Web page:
Whooping Cough Epidemic In Delaware
DOVER, Del. (AP) _ A whooping cough outbreak has reached epidemic proportions in an Amish community and six religious schools have been closed, health officials said Friday.
Three cases of whooping cough, or pertussis, have been confirmed since March 8 and there are 57 probable cases, said Joseph H. Richman, the Kent County health officer. The cases involve children ages 2 to 9, as well as a woman in her 20s, he said.
The highly contagious disease is confined to the Amish community in a rural area of Kent County, west of Dover, he said. More than 200 Amish families live in the area, and the average family has from eight to 10 children.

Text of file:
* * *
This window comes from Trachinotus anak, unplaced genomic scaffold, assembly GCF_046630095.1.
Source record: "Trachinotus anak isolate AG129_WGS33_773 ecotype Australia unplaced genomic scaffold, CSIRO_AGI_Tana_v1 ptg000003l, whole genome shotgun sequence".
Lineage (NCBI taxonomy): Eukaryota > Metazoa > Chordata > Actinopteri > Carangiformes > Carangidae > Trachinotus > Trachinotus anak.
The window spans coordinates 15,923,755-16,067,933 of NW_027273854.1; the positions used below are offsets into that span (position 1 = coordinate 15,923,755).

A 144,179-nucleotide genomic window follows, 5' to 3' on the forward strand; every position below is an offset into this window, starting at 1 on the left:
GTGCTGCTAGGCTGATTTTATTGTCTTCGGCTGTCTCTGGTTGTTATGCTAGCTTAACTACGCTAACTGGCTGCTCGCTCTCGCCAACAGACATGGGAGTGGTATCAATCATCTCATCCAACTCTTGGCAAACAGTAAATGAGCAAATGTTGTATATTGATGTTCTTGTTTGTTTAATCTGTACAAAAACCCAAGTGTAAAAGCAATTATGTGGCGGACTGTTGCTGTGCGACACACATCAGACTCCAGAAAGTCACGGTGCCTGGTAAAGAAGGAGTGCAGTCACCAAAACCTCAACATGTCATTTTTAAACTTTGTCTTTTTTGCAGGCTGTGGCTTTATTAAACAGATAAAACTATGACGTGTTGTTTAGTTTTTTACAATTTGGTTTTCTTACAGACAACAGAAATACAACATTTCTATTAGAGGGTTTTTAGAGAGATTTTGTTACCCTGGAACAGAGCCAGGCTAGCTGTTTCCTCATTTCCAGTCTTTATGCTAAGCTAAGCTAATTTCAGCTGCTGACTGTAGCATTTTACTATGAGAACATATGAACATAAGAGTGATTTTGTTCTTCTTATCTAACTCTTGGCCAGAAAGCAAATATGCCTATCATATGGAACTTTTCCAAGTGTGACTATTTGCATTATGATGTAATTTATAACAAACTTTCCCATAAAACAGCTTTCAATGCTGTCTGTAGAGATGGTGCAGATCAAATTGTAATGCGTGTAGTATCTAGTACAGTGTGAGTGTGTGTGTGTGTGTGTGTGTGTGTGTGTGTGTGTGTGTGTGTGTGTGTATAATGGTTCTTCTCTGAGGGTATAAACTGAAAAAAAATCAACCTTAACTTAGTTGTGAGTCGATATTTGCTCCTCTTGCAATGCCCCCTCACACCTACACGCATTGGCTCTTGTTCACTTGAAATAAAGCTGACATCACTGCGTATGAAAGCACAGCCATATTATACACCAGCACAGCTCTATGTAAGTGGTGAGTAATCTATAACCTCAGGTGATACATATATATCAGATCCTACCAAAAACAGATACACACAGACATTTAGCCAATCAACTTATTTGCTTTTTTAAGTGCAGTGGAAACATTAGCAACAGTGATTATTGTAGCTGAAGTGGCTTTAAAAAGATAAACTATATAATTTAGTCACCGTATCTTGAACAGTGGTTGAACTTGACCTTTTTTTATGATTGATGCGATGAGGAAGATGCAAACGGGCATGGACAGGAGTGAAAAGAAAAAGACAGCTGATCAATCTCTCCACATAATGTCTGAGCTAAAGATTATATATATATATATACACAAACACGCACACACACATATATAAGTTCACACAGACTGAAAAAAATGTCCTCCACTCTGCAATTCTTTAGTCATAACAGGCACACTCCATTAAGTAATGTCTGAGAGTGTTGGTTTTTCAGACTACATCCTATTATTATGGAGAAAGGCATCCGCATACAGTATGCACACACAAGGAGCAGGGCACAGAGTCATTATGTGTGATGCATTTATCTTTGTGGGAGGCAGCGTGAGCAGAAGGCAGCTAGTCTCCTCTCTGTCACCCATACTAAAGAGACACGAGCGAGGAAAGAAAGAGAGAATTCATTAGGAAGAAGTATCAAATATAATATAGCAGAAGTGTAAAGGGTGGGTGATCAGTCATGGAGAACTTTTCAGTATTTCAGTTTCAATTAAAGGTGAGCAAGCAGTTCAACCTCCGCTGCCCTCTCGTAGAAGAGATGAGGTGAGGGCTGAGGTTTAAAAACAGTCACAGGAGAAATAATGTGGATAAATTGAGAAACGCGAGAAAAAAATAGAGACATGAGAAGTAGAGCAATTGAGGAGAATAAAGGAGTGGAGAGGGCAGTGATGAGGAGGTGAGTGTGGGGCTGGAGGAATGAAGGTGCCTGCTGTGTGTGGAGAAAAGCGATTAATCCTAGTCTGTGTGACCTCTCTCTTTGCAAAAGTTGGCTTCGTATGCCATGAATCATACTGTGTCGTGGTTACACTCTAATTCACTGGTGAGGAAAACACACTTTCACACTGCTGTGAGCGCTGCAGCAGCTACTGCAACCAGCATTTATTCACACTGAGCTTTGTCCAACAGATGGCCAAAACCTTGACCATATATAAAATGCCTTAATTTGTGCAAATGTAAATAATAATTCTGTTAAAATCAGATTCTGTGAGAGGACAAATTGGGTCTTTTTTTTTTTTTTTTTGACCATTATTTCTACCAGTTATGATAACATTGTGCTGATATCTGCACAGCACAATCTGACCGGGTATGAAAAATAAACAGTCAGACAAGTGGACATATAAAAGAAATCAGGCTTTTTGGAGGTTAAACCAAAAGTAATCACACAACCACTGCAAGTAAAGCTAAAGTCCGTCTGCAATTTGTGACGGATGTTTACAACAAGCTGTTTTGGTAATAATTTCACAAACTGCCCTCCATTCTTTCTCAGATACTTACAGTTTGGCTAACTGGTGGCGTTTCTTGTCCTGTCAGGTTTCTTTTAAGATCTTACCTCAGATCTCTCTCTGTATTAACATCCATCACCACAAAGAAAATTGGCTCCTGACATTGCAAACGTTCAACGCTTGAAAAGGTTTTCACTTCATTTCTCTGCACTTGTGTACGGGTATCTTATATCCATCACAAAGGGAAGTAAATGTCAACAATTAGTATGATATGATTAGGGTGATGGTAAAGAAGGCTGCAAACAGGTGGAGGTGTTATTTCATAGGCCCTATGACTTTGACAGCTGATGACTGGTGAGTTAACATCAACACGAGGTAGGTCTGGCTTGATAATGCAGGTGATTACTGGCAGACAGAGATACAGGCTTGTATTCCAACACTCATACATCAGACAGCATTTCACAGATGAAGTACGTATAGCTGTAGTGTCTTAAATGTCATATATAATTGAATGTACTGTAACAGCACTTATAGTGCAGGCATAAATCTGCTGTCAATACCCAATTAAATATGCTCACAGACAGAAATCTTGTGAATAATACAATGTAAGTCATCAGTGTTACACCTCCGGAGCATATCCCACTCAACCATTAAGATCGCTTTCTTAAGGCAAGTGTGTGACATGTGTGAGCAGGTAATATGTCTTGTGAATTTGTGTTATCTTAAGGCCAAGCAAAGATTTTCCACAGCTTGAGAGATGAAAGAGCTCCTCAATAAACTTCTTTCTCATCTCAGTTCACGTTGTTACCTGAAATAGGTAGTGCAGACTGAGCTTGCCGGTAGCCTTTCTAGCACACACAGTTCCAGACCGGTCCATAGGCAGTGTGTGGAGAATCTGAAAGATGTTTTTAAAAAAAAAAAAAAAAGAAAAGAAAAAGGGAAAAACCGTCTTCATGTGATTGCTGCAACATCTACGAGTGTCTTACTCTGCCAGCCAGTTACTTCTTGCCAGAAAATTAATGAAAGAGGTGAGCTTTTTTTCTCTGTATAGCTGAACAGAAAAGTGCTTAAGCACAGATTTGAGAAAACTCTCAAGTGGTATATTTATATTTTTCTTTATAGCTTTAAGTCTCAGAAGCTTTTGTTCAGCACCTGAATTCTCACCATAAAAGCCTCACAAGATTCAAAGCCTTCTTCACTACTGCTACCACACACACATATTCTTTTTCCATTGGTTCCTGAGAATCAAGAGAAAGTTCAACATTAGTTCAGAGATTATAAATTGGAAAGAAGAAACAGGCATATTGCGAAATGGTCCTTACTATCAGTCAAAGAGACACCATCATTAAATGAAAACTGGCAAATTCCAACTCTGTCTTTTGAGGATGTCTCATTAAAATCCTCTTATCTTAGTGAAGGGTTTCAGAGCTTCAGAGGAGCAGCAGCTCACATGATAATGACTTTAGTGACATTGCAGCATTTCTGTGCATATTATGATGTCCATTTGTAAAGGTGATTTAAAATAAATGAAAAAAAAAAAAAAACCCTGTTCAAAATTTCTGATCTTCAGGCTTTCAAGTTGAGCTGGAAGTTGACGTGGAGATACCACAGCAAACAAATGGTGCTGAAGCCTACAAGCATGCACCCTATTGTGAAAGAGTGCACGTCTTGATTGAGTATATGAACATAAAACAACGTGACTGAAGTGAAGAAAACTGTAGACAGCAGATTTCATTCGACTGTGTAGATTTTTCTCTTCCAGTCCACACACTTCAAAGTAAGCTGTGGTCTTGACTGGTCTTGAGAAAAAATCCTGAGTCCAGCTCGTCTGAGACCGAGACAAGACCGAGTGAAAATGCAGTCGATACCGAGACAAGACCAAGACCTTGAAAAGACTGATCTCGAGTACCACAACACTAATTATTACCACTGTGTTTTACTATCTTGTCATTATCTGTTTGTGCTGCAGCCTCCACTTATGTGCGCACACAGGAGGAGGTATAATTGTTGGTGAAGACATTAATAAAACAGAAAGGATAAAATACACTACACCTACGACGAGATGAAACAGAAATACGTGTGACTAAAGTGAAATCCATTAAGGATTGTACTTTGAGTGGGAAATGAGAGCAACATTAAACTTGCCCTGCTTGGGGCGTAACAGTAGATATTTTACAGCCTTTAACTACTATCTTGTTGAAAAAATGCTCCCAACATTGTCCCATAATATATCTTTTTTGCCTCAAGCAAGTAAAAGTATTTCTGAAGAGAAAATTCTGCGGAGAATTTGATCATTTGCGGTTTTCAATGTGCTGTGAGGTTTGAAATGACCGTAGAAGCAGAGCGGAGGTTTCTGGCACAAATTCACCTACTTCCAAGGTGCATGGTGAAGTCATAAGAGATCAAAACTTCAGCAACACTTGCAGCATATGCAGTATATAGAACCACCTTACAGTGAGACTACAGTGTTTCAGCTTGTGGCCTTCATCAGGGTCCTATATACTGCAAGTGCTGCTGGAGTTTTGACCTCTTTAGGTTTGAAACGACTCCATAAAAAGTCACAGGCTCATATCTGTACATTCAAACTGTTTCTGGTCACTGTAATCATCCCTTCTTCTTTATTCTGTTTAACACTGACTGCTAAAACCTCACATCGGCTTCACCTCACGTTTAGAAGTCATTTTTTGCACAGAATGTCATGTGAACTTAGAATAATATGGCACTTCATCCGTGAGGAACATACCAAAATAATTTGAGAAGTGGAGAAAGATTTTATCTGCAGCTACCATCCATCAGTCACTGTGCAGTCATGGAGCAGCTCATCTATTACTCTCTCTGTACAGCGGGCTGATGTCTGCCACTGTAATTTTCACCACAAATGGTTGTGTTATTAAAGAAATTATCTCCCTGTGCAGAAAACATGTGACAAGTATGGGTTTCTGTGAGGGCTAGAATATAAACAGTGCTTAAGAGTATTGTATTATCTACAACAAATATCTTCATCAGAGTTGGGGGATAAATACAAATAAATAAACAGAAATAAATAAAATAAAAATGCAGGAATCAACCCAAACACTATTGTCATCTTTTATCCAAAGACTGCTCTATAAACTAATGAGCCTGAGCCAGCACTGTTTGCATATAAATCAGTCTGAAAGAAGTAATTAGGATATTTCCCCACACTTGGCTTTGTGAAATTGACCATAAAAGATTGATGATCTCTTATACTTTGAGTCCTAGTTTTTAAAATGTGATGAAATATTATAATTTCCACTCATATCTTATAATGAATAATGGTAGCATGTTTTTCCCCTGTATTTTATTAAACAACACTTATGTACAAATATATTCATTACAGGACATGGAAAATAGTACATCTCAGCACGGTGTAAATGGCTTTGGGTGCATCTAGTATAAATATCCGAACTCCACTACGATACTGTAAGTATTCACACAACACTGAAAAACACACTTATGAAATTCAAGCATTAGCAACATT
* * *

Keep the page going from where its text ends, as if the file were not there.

Two children have been hospitalized, Richman said, adding that one also has pneumonia.
The Amish, whose religion and culture shuns modern technology, traditionally do not have their children immunized. Delaware public schools require immunizations for various diseases, but immunizations are not required in Amish schools.
Richman recommended the six Amish schools be closed and the Amish school board complied three weeks ago.
Kentucky health officials have been notified because some adults, whose children have the disease, recently attended a wedding in that state, Richman said.
Delaware had two reported cases of whooping cough in 1984 and two in 1985.
The disease begins with a bad cold and upper respiratory problems that develop into a cough and a fever.